to create an inference that the decision was a discriminatory
one.”[41]

Stage 2: The Legitimate Explanation

In both the United States and Canada, once the plaintiff has established the
prima facie case of discrimination, the onus falls on the defendant to provide a
reasonable explanation for why the allegedly discriminatory conduct occurred.
The burden, which shifts to the defendant at this stage is, however, only an
evidentiary burden.[42] The ultimate
burden of persuasion remains at all times with the plaintiff. Thus, the
defendant need only ‘articulate a legitimate explanation’ for the
act, rather than prove, on the balance of probabilities, that there was no
discriminatory motive.[43] This
contrasts to the approach in both the Race Relations Act 1976 (UK) and
the E.U. Directive, where the risk of non-persuasion shifts to the defendant
once the plaintiff’s prima facie case is made out.

Stage 3: Proving that Race is the Real Motivation

This third stage is often described as placing an onus on the plaintiff to
rebut the legitimate explanation offered by the defendant. Strictly speaking,
however, proving that the defendant’s explanation is false is neither
necessary nor sufficient to establish a claim of racial discrimination.

Under both American and Canadian law, an act is unlawful if it is motivated
by race, regardless of whether other factors also motivated the
practice.[44] Thus, even where the
explanation offered by the employer is true, and the act in question was partly
motivated by a non-discriminatory cause, the plaintiff may still succeed if they
can obtain evidence showing that race was also a factor in the decision-making
process.[45] In many cases, however,
such direct evidence is unavailable, and it is easier for the plaintiff to
establish that the defendant has given a false explanation in order to
indirectly infer that the real reason for the difference in treatment was racial
discrimination.

There has been some debate, particularly within the United States, over
whether a plaintiff who establishes a prima facie case and then proves that the
defendant’s explanation is false is therefore automatically entitled to
succeed, or whether the plaintiff must also provide direct evidence of racial
bias. In the Supreme Court case of Reeves, the court held that “a plaintiff’s prima facie case, combined with sufficient
evidence to find that the employer’s asserted justification is false, may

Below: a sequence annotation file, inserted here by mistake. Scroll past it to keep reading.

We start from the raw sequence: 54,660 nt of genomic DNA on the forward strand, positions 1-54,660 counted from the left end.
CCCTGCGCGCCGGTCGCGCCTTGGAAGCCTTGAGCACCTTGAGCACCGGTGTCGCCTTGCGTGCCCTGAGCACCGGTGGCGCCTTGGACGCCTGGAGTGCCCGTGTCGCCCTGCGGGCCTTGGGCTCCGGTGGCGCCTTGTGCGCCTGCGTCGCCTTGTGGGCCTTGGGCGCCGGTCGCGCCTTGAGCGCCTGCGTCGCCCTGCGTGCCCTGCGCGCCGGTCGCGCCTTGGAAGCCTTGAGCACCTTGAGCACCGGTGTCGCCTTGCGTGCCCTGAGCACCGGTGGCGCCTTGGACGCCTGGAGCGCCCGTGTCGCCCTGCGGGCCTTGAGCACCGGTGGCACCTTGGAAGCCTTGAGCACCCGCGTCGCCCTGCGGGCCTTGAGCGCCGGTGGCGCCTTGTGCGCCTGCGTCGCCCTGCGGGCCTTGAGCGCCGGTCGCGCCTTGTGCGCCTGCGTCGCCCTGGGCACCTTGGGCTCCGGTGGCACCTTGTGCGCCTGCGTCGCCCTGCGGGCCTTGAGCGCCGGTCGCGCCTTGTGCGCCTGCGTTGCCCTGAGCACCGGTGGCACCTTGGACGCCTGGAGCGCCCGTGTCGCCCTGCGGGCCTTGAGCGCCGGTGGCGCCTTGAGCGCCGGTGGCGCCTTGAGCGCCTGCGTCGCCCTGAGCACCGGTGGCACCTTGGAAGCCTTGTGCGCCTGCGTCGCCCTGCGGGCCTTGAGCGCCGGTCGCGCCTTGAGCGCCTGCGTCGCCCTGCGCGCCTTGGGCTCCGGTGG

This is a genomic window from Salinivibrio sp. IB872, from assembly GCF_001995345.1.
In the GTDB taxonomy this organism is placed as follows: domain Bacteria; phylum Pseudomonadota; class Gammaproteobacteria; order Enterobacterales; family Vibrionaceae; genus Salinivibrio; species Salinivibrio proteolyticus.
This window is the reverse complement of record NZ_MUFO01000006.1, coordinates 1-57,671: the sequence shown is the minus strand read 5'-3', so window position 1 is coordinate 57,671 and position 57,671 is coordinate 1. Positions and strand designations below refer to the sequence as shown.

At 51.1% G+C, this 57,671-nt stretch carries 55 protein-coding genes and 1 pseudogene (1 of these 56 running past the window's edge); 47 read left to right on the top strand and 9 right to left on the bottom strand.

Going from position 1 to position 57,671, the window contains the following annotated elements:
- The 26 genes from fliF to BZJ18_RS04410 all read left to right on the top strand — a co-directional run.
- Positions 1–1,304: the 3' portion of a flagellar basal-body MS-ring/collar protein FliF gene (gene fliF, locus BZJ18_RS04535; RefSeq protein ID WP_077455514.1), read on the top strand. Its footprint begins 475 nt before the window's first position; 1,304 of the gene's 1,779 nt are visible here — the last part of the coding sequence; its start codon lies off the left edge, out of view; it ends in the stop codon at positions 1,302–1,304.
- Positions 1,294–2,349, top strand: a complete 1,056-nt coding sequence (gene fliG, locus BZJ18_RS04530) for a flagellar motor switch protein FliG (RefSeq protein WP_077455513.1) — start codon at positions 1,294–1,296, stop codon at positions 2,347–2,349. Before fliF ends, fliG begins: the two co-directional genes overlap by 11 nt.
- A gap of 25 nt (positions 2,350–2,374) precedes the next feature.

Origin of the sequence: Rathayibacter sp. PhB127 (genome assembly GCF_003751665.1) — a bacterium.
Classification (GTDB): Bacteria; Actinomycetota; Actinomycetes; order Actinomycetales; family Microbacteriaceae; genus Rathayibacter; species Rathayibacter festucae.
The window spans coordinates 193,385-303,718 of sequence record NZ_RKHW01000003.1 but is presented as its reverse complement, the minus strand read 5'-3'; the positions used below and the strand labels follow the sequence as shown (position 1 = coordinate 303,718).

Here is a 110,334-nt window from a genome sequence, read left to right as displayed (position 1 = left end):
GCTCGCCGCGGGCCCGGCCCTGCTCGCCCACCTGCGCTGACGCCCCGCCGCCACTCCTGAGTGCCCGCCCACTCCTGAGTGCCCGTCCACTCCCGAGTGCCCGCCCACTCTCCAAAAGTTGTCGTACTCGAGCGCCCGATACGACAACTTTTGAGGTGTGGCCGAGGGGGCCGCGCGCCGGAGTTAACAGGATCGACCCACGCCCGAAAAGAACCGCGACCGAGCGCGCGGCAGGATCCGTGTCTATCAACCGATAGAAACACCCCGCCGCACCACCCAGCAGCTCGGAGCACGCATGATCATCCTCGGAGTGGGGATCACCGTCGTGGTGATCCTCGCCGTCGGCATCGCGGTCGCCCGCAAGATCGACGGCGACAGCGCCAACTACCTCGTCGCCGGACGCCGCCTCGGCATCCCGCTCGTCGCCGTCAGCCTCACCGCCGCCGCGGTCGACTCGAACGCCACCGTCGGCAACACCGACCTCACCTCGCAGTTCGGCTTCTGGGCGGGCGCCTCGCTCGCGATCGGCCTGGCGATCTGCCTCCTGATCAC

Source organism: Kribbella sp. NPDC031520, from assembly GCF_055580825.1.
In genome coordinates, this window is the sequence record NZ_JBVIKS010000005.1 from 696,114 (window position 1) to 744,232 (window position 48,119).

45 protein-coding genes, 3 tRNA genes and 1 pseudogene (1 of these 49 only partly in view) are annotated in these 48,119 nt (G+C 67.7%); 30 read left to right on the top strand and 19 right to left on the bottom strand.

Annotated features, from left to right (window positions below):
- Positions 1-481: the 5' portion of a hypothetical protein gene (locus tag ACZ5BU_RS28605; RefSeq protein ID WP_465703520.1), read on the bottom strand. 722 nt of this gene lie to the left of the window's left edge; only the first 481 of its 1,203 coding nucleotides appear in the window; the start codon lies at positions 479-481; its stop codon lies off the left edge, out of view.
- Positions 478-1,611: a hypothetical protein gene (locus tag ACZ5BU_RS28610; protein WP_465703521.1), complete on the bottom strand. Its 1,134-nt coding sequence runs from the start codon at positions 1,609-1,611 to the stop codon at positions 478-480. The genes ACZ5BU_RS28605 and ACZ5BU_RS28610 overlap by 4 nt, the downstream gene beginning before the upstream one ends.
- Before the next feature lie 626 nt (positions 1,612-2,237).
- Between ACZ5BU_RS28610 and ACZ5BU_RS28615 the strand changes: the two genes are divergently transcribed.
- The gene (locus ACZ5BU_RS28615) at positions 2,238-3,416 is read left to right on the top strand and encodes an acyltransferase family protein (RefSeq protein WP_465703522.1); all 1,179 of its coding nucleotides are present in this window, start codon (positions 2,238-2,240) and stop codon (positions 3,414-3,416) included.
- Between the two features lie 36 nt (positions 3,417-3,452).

permit the trier of fact to conclude that the employer unlawfully
discriminated.”[46]
At the
same time, such evidence will not always be sufficient, since there may be
instances where the evidence reveals a different, non-discriminatory reason for
the employer’s decision, which is more probable than the discrimination
alleged by the plaintiff or the explanation given by the defendant. The tribunal
could conclude, for example, that the plaintiff was fired due to personal
animosity or incompetence, even where these explanations are not put forward by
the defence.[47] Nonetheless, the
court also emphasised that “once the employer’s justification has
been eliminated, discrimination may well be the most likely alternative
explanation, especially since the employer is in the best position to put forth
the actual reason for its
decision.”[48]

8.5 Indirect Discrimination

The burden of proof with regards to indirect discrimination often follows
from the way in which the test for such discrimination in constructed. In the
United Kingdom, for example, the statutory test is as follows:

(1A) A person also discriminates against another if... he applies to that
other a provision, criterion or practice which he applies or would apply equally
to persons not of the same race or ethnic or national origins as that other,
but - 

(a) which puts or would put persons of the same race or
ethnic or national origins as that other at a particular disadvantage when
compared with other persons,

(b) which puts that other at that disadvantage, and

(c) which he cannot show to be a proportionate means of achieving a
legitimate aim.
[49]

Similarly, the Civil Rights Act of 1991 in the United States provides
that:

An unlawful employment practice based on disparate impact is
established... only if:

  • (i) a complaining party demonstrates that a respondent uses a particular
    employment practice that causes a disparate impact on the basis of race... and
    the respondent fails to demonstrate that the challenged practice is job related